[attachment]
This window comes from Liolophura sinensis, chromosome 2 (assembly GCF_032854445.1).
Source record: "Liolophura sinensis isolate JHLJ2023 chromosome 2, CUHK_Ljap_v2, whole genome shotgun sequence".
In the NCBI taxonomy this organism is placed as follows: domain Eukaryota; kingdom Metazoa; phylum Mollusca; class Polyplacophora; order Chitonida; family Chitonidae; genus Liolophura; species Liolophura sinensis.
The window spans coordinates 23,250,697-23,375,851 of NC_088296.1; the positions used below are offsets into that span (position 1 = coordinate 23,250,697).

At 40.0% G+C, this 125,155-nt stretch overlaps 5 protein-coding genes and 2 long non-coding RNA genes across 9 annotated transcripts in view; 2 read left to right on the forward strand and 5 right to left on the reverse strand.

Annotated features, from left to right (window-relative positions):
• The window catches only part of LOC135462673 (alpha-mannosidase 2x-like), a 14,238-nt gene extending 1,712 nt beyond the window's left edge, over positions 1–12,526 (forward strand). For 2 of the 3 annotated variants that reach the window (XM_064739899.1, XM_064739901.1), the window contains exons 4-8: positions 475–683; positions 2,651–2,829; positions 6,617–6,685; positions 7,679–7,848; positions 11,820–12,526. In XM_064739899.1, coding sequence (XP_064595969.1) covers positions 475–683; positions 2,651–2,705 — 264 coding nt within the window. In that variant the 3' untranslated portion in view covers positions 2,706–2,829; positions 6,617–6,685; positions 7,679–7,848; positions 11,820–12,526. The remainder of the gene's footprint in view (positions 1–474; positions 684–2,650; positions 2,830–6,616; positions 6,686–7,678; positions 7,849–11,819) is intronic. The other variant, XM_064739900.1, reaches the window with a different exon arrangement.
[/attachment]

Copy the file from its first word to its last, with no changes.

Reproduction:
This window comes from Liolophura sinensis, chromosome 2 (assembly GCF_032854445.1).
Source record: "Liolophura sinensis isolate JHLJ2023 chromosome 2, CUHK_Ljap_v2, whole genome shotgun sequence".
In the NCBI taxonomy this organism is placed as follows: domain Eukaryota; kingdom Metazoa; phylum Mollusca; class Polyplacophora; order Chitonida; family Chitonidae; genus Liolophura; species Liolophura sinensis.
The window spans coordinates 23,250,697-23,375,851 of NC_088296.1; the positions used below are offsets into that span (position 1 = coordinate 23,250,697).

At 40.0% G+C, this 125,155-nt stretch overlaps 5 protein-coding genes and 2 long non-coding RNA genes across 9 annotated transcripts in view; 2 read left to right on the forward strand and 5 right to left on the reverse strand.

Annotated features, from left to right (window-relative positions):
• The window catches only part of LOC135462673 (alpha-mannosidase 2x-like), a 14,238-nt gene extending 1,712 nt beyond the window's left edge, over positions 1–12,526 (forward strand). For 2 of the 3 annotated variants that reach the window (XM_064739899.1, XM_064739901.1), the window contains exons 4-8: positions 475–683; positions 2,651–2,829; positions 6,617–6,685; positions 7,679–7,848; positions 11,820–12,526. In XM_064739899.1, coding sequence (XP_064595969.1) covers positions 475–683; positions 2,651–2,705 — 264 coding nt within the window. In that variant the 3' untranslated portion in view covers positions 2,706–2,829; positions 6,617–6,685; positions 7,679–7,848; positions 11,820–12,526. The remainder of the gene's footprint in view (positions 1–474; positions 684–2,650; positions 2,830–6,616; positions 6,686–7,678; positions 7,849–11,819) is intronic. The other variant, XM_064739900.1, reaches the window with a different exon arrangement.